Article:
The argument put forward in the papers by Halewood and by Gotor and Caracciolo shows how intergovernmental negotiation can contribute to alleviating some of these collective action problems. Intergovernmental action can take various forms, such as the drafting of a fully fledged international treaty or contractual agreements between an international organization and individual members of a “coalition of the willing”, such as the In Trust Agreements of 1994 between FAO and the individual CGIAR centres. This agreement, in which the ex situ collections of plant genetic resources hosted by the CGIAR centres were placed under the authority of the FAO Commission on Genetic Resources (CGRFA) seems an especially interesting solution, in the absence of an international treaty. The CGR was placed in charge of negotiating and supervising the In Trust agreement between the CGIAR centres, and provided coordination and monitoring as a trusted intermediary and external party to the CGIAR centres. In the same time, the actions of the CGR were backed up by the national governments approval of the work of the CGR through the FAO. Halewood in particular makes the case that for the microbial commons the only way to prevent a race to the bottom (in which more and more collections would opt out of the commons) between the national ex-situ collections is to rely on intergovernmental negotiation forums, such as the CGR commission, in coordination with other UN-related bodies dealing with climate change and public health.
The focus of the paper by Byerlee and Dubin is the role of international organizations in the building of the global crop commons, and the more recent moves in international organizations away from centralized bureaucratic decision-making and towards participatory breeding and decentralized decision-making. The role of organizational learning in the establishment of common norms and understandings in the early days of the institutionalization of the global crops commons cannot be underestimated. As also recognized by Halewood, the complexity of global economies is so great that centralized and formal law creation cannot effectively cope with the need to achieve normative regulation among communities of individuals who repeatedly face collective-action problems. Even recent work on the implementation of a formal global legal regime for the crop commons within the FAO Treaty continues to rely on concrete experience with open-source collaboration in the breeding and training programmes distributed over the world and coordinated through the various centres of the CGIAR network.
The paper by Byerlee and Dubin deals with the history of open-source collaboration, which was at the basis of the green revolution in the late 1960s–1970s. It shows the importance of strong bonds amongst scientists, and common goals amongst the various organizations and individuals involved. Field training of young scientists in the nurseries of the network, and workshops amongst senior scientists played an important role in this. However, the key element seems to have been the preservation of a sense of involvement in the decisions over the breeding process by the participants. Indeed, germplasm produced within the CGIAR network is distributed as an international public good, while the development of plant varieties based on the germplasm and distribution to farmers is organized by the participating countries and organizations. Further innovation in the working of the CGIAR further accentuates the importance of participation in decision making. Extensive consultation with and even involvement of farmers in breeding is increasingly accompanying the search for valuable new traits, especially in the cases of remote areas and the needs of farmers with few means of subsistence.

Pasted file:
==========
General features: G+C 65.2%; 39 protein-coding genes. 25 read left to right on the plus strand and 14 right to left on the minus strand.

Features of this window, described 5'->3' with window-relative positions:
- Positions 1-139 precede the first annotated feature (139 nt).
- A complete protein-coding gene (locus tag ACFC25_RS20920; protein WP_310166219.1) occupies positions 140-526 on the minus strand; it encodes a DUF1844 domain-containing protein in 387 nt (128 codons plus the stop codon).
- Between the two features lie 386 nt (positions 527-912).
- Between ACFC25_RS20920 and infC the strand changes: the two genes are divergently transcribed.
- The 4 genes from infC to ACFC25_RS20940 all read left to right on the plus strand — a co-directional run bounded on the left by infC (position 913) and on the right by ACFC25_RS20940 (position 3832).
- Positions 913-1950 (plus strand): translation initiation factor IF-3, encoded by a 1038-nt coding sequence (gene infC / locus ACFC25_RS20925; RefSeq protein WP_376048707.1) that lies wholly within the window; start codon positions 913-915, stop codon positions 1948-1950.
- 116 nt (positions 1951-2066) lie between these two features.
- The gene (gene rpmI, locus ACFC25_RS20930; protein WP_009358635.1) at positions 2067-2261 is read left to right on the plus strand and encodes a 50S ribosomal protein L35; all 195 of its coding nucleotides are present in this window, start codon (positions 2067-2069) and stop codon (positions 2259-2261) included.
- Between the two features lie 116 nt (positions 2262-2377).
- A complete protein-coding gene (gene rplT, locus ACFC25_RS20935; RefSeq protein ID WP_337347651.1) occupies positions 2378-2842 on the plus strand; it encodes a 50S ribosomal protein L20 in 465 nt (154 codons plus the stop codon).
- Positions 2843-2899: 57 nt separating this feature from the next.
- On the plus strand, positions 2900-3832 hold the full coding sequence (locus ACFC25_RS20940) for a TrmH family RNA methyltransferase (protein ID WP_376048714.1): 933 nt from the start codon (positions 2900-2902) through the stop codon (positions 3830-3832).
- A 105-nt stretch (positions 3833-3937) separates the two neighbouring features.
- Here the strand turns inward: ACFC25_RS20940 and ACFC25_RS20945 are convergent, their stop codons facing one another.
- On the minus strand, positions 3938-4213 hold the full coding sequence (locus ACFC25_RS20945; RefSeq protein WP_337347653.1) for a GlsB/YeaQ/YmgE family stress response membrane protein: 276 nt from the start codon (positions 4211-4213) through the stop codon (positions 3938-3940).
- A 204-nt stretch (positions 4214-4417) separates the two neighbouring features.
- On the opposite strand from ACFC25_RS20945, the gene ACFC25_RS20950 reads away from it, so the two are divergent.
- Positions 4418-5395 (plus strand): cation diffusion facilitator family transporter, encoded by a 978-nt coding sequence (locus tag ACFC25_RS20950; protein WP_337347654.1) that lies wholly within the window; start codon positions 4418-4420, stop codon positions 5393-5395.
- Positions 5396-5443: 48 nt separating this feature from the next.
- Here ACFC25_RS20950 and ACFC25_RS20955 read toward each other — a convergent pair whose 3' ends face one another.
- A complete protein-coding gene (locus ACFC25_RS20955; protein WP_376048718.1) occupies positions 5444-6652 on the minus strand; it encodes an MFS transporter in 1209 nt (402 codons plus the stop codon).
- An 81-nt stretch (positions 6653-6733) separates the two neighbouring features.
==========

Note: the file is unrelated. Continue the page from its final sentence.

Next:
The third set of papers, by Harvey and McMeekin and by Fritze, zooms in on the contribution of self-governance to the working of the genetic resources commons. The focus in these papers is on the need to go beyond the dissociation between users and producers of knowledge within the commons. Indeed, as Harvey and McMeekin remind us, knowledge is not depleted by use, but actually grows and develops with use, especially when combined with collective examination and testing. Moreover, once it is constructed as a public certified and testable knowledge brick, the result of knowledge production is not only an end product, but an input to new knowledge generation processes. This is shown most dramatically in the case of online bio-databases, such as the international public genome databases. In this case, the discovery of new functional properties of gene sequences can be achieved through similarity searching involving the entire space of available sequences on public databases. The results of such discoveries, when they led to the identification of interesting new gene tags, are in turn deposited in the public databases, thereby adding to the total search space available for future similarity searches.